Tag: Haunted Mansion

What Scares You II: 2018 Horror Trends

In just a little over a week, the gates of haunts across the country will begin to creak open. For frequent haunt stalkers, we’ve seen just about it all when it comes to the array of haunt themes, characters, and storylines. We’ve also shared many of the popular haunt themes here on The Scare Zone over the years, which includes the mainstay characters such as zombies and ghosts to slashers and vampires.

(PRNewsfoto/America Haunts)

This year, America Haunts, an association of the most successful U.S. haunted attractions, has announced their top 3 scare trends for Halloween 2018. De-mystifying what it takes to heighten fear is second nature for America Haunts’ members, given their decades in the business offering high-caliber fear attractions. This year’s AH trends incorporate the mystic, the innately frightful, and raises the undead from cemeteries from another century. Their 2018 trends include:

  • Dragons Magical and mythical. Fiery dragons come to life with technology that makes realistic fire-breathing, and roaring sounds – appearing from the depths of dark, fantasy storytelling.”Dragons will definitely have a big presence this year and do their job to create fear,” said Amber Arnett-Bequeaith, Queen of America Haunts. “They are spell-binding and attack from above while breathing fire that can burn you alive. They’re terrifying.”
  • Killer Bees & the Creepy Crawly Killer bees, spiders and creepy insects tap into our phobias. Inside haunts, the scare is amplified when these creatures touch visitors. “The old days of haunted attractions with scary sets visitors view from behind glass are gone,” Arnett-Bequeaith explained. “Today, all senses are activated. It’s 4D. See, feel, hear and smell inside the haunts. Horror is big because horror is smarter. Guests may hear buzzing sounds and suddenly feel the sensation of killer bees swarming over their face, igniting the phobia of getting stung in a swarm of bees – then discover they are underneath giant hives with killer bee animatronics creating buzzworthy fear.”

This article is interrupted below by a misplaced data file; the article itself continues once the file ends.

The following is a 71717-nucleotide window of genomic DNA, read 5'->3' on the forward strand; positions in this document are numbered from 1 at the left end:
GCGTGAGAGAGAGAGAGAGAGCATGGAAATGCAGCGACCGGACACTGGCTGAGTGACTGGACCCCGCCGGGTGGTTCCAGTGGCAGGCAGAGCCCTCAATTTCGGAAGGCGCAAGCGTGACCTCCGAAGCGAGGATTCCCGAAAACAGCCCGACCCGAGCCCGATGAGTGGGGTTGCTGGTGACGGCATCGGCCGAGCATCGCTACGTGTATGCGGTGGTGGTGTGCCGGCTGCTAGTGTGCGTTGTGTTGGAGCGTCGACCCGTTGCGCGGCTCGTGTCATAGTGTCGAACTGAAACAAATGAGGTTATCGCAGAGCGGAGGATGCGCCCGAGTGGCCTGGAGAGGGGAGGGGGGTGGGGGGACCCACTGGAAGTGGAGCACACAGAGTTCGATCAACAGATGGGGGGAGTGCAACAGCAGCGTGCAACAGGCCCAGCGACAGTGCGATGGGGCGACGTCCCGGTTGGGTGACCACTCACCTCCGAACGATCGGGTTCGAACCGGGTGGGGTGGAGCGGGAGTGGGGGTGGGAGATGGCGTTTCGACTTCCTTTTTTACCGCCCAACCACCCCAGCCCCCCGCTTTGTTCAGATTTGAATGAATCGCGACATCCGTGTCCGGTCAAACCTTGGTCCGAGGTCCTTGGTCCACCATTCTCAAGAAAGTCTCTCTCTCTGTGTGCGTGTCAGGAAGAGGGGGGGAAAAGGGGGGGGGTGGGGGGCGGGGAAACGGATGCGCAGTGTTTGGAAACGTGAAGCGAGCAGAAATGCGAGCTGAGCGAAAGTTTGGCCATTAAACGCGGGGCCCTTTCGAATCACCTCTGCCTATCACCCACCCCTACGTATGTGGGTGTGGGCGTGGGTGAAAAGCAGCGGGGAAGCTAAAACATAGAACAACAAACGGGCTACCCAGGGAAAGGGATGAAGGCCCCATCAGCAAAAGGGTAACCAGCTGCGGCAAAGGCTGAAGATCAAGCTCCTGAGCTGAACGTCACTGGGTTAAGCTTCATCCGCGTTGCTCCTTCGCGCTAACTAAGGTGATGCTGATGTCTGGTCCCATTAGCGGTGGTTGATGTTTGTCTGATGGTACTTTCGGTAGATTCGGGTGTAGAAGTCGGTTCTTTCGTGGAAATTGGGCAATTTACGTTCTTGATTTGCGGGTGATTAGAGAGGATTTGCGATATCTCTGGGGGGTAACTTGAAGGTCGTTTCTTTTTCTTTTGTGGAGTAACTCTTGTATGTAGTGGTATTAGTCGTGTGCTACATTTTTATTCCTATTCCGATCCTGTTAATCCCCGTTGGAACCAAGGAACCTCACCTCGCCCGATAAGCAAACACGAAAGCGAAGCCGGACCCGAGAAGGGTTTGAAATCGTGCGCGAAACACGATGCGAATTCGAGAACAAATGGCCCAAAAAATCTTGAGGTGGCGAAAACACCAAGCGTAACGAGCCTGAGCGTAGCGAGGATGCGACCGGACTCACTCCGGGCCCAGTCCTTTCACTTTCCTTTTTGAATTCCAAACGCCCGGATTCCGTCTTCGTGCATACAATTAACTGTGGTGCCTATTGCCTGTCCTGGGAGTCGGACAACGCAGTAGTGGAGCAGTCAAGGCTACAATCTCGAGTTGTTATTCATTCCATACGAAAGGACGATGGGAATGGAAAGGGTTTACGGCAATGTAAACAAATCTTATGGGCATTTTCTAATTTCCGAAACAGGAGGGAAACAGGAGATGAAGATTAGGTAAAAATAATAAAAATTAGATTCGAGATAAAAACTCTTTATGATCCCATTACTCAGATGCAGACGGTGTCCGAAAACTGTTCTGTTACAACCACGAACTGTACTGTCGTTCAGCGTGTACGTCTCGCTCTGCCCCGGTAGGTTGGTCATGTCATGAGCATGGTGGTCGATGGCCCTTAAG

• Graveyards Resurrected Massive realistic graveyards within the haunt attractions create a perfect scene for screams. “It’s human nature to run from death,” said Duane Sandberg, 13th Gate in Baton Rouge. “A staple of the south, our New Orleans-style graveyard has elaborate stone crypts and mausoleums – creating an uneasiness that something is lurking behind the tombs. The smell of death leaches from the coffin and penetrates your nostrils.”

So there we have it America. Dragons, bees, and graveyards! These are very unique trends and we’ll have to keep our eyes out this season to see how many dragon bees in graveyards we encounter. Let us know if you see any too.

What Scares You? A Breakdown of Common Haunt Themes

It’s time to venture into another season of haunts and for all of our Haunt Stalkers to get out there and conquer their worse (and best) fears. After many years of being chased by clowns with chainsaws, stalked by famous horror movie killers, seduced by vampires in billowy gowns, and of course running from countless hordes of zombies, we’ve come to expect some of the same haunt archetypes. The fact that these themes reappear year after year seems to indicate that they’re the most popular and probably considered the scariest by a majority of the public. So, we’ve decided to further break down these themes to explore how they’ve evolved and why they continue to scare us. And we ask you: What scares you the most?

Vampires

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Vampires have been a popular haunt theme for many years. Vampire mazes usually have elaborate sets, lush soundtracks, and scareactors who love to play up the drama. In our opinion, most haunts focus too much on the sets and drama and don’t provide enough menace to their vampires (and we pray never to see a Twilight-based maze). One exception is Freakling Bros. Castle Vampyre, which lured us into a frightening world of sinister bloodsuckers. This year Knott’s Scary once again resurrects some narcissistic nocturnal blood suckers with their revamped Dominion of the Dead. Universal is also taking a big bite out of the genre with mazes based on From Dusk Till Dawn and Dracula Untold. Early reviews seem to indicate that the former offers some new blood to the theme while the latter needs to stay inside a closed coffin.

Slashers and Madmen

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Mazes based on horror movie slashers and madmen can be very popular because the attackers are instantly recognizable by the guests, which gives any scareactor in a killer’s mask a built-in terror factor. Halloween Horror Nights has built their Halloween empire around movie based themes featuring many iconic killers. However, HHN might be running out of slashers they can choose from as in recent years killers have started to become replaced with ghostly apparitions and demonic creatures. Nonetheless, this year HHN Orlando is celebrating the grandfather of slashers, Michael Myers, with a maze based on the original ’78 film. In addition, you can usually find Michael, Jason, Freddy, and other popular psychos making cameos at haunts across the country.

Apocalyptic Chaos